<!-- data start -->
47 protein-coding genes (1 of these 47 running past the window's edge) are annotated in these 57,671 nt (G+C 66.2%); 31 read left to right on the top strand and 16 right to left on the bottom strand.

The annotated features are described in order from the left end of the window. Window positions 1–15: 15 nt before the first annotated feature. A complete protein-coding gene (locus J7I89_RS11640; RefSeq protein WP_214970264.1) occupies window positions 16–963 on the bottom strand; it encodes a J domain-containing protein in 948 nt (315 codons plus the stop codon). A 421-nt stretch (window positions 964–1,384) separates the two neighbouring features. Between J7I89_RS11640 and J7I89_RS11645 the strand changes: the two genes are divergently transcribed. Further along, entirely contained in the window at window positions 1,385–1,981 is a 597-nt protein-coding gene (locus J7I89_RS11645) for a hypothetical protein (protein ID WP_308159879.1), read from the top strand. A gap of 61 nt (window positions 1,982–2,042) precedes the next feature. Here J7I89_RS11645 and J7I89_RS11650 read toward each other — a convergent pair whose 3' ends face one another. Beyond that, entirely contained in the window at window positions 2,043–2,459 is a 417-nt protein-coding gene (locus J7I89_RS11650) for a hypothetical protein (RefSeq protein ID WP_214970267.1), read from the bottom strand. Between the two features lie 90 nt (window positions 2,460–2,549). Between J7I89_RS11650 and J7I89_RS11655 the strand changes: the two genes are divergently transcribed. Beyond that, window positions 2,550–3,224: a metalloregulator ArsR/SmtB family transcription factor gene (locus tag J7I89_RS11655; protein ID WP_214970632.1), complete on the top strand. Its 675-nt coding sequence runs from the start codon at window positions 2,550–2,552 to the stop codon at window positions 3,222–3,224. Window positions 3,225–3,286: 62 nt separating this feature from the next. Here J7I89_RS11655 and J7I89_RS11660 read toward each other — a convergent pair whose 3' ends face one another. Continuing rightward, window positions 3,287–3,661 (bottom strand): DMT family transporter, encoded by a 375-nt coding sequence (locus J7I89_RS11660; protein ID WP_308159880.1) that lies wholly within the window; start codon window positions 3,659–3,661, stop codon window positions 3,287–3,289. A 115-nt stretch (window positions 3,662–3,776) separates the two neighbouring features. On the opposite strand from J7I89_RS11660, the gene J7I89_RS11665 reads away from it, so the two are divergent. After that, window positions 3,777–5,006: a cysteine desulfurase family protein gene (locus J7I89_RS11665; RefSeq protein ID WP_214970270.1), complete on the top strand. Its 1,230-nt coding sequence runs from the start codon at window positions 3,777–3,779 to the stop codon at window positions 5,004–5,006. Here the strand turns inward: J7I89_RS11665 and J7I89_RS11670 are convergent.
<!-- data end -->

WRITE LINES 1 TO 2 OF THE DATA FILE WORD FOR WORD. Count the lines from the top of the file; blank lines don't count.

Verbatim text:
47 protein-coding genes (1 of these 47 running past the window's edge) are annotated in these 57,671 nt (G+C 66.2%); 31 read left to right on the top strand and 16 right to left on the bottom strand.

The annotated features are described in order from the left end of the window. Window positions 1–15: 15 nt before the first annotated feature. A complete protein-coding gene (locus J7I89_RS11640; RefSeq protein WP_214970264.1) occupies window positions 16–963 on the bottom strand; it encodes a J domain-containing protein in 948 nt (315 codons plus the stop codon). A 421-nt stretch (window positions 964–1,384) separates the two neighbouring features. Between J7I89_RS11640 and J7I89_RS11645 the strand changes: the two genes are divergently transcribed. Further along, entirely contained in the window at window positions 1,385–1,981 is a 597-nt protein-coding gene (locus J7I89_RS11645) for a hypothetical protein (protein ID WP_308159879.1), read from the top strand. A gap of 61 nt (window positions 1,982–2,042) precedes the next feature. Here J7I89_RS11645 and J7I89_RS11650 read toward each other — a convergent pair whose 3' ends face one another. Beyond that, entirely contained in the window at window positions 2,043–2,459 is a 417-nt protein-coding gene (locus J7I89_RS11650) for a hypothetical protein (RefSeq protein ID WP_214970267.1), read from the bottom strand. Between the two features lie 90 nt (window positions 2,460–2,549). Between J7I89_RS11650 and J7I89_RS11655 the strand changes: the two genes are divergently transcribed. Beyond that, window positions 2,550–3,224: a metalloregulator ArsR/SmtB family transcription factor gene (locus tag J7I89_RS11655; protein ID WP_214970632.1), complete on the top strand. Its 675-nt coding sequence runs from the start codon at window positions 2,550–2,552 to the stop codon at window positions 3,222–3,224. Window positions 3,225–3,286: 62 nt separating this feature from the next. Here J7I89_RS11655 and J7I89_RS11660 read toward each other — a convergent pair whose 3' ends face one another. Continuing rightward, window positions 3,287–3,661 (bottom strand): DMT family transporter, encoded by a 375-nt coding sequence (locus J7I89_RS11660; protein ID WP_308159880.1) that lies wholly within the window; start codon window positions 3,659–3,661, stop codon window positions 3,287–3,289. A 115-nt stretch (window positions 3,662–3,776) separates the two neighbouring features. On the opposite strand from J7I89_RS11660, the gene J7I89_RS11665 reads away from it, so the two are divergent. After that, window positions 3,777–5,006: a cysteine desulfurase family protein gene (locus J7I89_RS11665; RefSeq protein ID WP_214970270.1), complete on the top strand. Its 1,230-nt coding sequence runs from the start codon at window positions 3,777–3,779 to the stop codon at window positions 5,004–5,006. Here the strand turns inward: J7I89_RS11665 and J7I89_RS11670 are convergent.